There are many calling to end, or at least limit, the Environmental Protection Agency. They say that too much regulation is a burden on industries and that the private sector is better at policing itself. Some even insist that God created the Earth to be self-healing and that the planet can absorb anything we throw at it, but it's easy to see that isn't true. Problems of air quality are obvious if you live in a large city where the haze reduces visibility even on good days. Lakes and streams are green and slimy with algae but the worst pollution is what we can't see. Mercury from coal-fired electric generation has reached such high levels in our waters that freshwater fish is no longer safe to eat. Lead, pesticides and industrial byproducts wash into streams (or are dumped) and aren't filtered out in the water treatment process. Groundwater is getting worse, polluted by mining, oil and gas drilling and agricultural runoff. The lack of efficacy of industry self-policing is evident everywhere in the invironment.
   Yet another pet fix being promoted among these newly elected crusaders is a massive tax cut for corporations and the wealthy. They insist that these cuts will actually increase tax revenue because, to quote Ronald Reagan, "every tax cut in history has resulted in an increase in revenue." They also claim that tax cuts will create jobs. Higher taxes, we're told, stifle job growth and discourage the rich from making more money because, why bother to earn more if you can't keep it all? The truth is, tax cuts don't increase revenues--never have, never will. And the periods of highest job growth and economic development have been during times when taxes have been much higher than now. In fact, higher taxes and tax revenues have historically led to very innovative partnerships between government and business which improved infrastructure, created jobs and made America the great country it has been.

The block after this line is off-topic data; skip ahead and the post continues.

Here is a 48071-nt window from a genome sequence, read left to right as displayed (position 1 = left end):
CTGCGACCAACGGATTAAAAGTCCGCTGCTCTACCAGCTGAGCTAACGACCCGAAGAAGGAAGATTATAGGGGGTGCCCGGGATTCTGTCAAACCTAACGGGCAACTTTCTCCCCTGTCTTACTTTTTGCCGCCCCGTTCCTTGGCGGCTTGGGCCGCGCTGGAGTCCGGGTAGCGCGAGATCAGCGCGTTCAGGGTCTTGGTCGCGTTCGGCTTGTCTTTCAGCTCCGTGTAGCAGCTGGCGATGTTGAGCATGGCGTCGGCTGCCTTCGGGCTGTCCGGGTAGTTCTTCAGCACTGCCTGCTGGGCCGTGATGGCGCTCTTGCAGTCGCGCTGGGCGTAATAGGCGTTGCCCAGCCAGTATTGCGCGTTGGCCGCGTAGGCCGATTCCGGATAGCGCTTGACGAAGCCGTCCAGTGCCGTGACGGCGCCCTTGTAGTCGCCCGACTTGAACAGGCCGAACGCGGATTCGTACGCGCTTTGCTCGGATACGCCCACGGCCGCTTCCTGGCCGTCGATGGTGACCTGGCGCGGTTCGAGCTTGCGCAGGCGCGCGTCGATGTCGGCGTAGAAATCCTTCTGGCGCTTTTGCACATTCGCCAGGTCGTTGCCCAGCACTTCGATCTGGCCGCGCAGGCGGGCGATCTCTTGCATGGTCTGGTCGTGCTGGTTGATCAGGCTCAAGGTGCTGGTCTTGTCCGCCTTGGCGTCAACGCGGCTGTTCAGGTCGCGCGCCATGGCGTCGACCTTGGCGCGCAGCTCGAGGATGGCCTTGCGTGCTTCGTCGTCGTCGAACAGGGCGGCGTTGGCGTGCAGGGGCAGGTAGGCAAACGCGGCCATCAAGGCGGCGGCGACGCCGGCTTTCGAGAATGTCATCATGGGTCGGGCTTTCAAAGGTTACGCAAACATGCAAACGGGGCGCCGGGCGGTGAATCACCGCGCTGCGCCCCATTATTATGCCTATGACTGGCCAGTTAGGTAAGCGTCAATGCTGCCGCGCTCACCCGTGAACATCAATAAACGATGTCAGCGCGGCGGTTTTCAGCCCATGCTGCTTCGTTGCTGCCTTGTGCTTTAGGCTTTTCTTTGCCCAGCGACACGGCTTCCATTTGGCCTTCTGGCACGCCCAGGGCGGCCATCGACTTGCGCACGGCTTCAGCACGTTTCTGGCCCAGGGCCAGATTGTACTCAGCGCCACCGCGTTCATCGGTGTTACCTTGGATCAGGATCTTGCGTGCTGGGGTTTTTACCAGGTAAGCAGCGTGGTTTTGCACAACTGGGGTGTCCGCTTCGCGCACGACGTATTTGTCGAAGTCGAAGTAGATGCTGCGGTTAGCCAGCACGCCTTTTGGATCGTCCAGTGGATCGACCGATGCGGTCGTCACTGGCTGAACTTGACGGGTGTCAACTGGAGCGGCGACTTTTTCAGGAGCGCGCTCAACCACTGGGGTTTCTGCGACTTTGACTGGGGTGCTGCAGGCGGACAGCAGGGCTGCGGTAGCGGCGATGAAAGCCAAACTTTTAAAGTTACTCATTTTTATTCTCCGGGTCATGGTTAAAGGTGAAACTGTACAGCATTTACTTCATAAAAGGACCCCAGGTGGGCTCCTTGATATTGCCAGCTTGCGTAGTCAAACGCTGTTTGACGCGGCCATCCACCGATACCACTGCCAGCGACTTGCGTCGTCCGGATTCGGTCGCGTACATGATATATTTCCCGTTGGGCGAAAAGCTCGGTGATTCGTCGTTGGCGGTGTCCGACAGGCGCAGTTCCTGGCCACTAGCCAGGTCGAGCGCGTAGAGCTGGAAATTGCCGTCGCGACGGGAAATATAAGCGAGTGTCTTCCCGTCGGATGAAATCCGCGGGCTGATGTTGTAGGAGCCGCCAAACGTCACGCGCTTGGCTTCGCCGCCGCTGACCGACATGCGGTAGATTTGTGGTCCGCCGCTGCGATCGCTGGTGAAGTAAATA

Unemployment is also in the cross-hairs of these fixers. The program which helps workers who lose their jobs to make mortgage payments and buy food for their families is being targeted for cutbacks and even elimination by a number of states. They claim that those who are laid off are less willing to take lower paid, less skilled jobs if they can sit home and collect a check every week. The truth is, even without unemployment benefits, those who lose their jobs will tend to spend their time trying to find jobs like the ones they've lost, jobs that fit their skills, education and training. Also overlooked in the criticism of the job-hunting habits of the unemployed is the tendency of employers to turn away those they consider "over-qualified." And, besides helping workers survive during periods of job search, unemployment checks help keep the economy going by keeping money circulating through communities.
   For most rational people, these fixes would seem counterintuitive, even absurd, but these newly elected leaders are determined to make them by hook or crook. America is a cracked vase and these people believe they can fix it with a hammer and chisel.
   On the other hand, Mexico doesn't have unions, Medicare or Medicaid, Social Security, environmental protection, reasonable taxes on the wealthy and corporations or unemployment benefits and they're doing just fine. Right?
--Stephen P.